A Visit to Eugenie Les Bains

Saturday, September 30th , 2017

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I wanted somewhere nice to go to celebrate our 25th wedding anniversary, and couldn’t think of anywhere better than Pres des Eugenie. This property, tucked away in the south west corner of France, houses the gourmet restaurant of Michel Guerard, who has held three stars here for forty years. Remarkably sprightly looking, he is still at every service, and still coming up with new dishes at the age of 84. 

The cooking style here is deceptively simple, never putting more elements on the plate than are needed, and making maximum use of the beautiful local ingredients of the Landes region, such as the terrific guinea fowl and chicken here. Culinary technique is exemplary, with particularly impressive sauces that appear not as drops of smears but as rich, glistening pools. These are very manually intensive to make, but when they are done at the level achieved here they are truly a thing of beauty. The pastry here is the best I have eaten – Mr Guerard started out as a pastry chef, and has trained his team well. 

We had two dinners here, with many highlights. A gloriously rich “morel pillow” dish had one of those rich, creamy sauces that we rarely see in the UK these days, and a cheese straw nibble that preceded it was one of the most delicate pastry I have ever eaten. Lobster served in its shell with a dazzling onion sauce was another star dish, and desserts were no slouch either. A soft cake with melted rhubarb ice cream was a joy, as was a dazzling millefeuille of chocolate with coffee cream. This is top of the range French cooking at its finest.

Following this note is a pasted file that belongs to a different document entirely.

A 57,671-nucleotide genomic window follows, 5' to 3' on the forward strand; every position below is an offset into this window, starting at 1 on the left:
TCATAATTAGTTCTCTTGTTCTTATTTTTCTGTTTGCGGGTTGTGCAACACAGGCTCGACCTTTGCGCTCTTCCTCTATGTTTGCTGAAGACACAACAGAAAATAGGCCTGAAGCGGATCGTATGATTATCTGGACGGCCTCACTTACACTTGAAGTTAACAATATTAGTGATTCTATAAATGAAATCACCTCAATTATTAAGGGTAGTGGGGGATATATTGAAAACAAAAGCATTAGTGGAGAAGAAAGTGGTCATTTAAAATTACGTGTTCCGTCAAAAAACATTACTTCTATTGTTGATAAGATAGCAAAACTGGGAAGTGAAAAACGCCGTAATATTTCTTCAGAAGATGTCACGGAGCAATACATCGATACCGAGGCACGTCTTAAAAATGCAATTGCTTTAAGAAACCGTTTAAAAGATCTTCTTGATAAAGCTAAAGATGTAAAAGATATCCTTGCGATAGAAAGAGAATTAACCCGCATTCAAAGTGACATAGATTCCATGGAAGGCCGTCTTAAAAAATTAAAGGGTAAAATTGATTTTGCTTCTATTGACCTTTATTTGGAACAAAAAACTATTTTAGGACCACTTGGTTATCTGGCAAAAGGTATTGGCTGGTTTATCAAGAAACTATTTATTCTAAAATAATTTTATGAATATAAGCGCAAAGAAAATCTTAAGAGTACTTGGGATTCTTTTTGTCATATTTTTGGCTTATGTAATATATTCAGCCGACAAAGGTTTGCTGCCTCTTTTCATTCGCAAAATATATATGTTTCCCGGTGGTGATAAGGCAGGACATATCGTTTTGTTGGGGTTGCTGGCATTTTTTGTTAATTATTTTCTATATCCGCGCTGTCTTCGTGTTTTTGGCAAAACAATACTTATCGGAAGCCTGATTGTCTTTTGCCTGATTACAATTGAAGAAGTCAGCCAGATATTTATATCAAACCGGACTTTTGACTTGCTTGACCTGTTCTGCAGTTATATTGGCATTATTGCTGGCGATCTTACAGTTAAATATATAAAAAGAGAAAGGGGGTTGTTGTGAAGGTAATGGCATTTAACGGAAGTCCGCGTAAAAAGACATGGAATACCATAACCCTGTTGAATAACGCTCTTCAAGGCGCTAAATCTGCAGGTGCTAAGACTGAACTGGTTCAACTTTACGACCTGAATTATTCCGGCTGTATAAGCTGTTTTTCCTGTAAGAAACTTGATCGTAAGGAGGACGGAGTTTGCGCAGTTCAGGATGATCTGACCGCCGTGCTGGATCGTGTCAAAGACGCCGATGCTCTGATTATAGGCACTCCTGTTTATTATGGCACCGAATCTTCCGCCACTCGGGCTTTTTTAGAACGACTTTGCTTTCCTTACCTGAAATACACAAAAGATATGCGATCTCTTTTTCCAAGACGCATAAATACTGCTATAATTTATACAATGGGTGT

A real bonus when you stay here is the sister restaurant Ferme au Grives. This is in an old barn on the property, and serves much more rustic cuisine at an almost absurdly low price. It may be much simpler cooking than in the fine dining restaurant, but the chefs here are still very talented, and the same fabulous produce is available to them, but just using less luxurious ingredients. No truffles or langoustines appear here, but a simple local chicken roast over a spit is still lovely, and the cep gratin side dish that we tried had remarkable flavour. Desserts are very serious too, with a waffle with red fruit compote something that could hold its own at any three star establishment. Apparently they have deliberately discouraged Michelin from reviewing, and use cheap crockery and provide only a basic wine list. However in reality the food here would trounce plenty of multi-starred restaurants. Gougeres and saucisson, three further courses, side dishes and lovely bread now run to all of €52.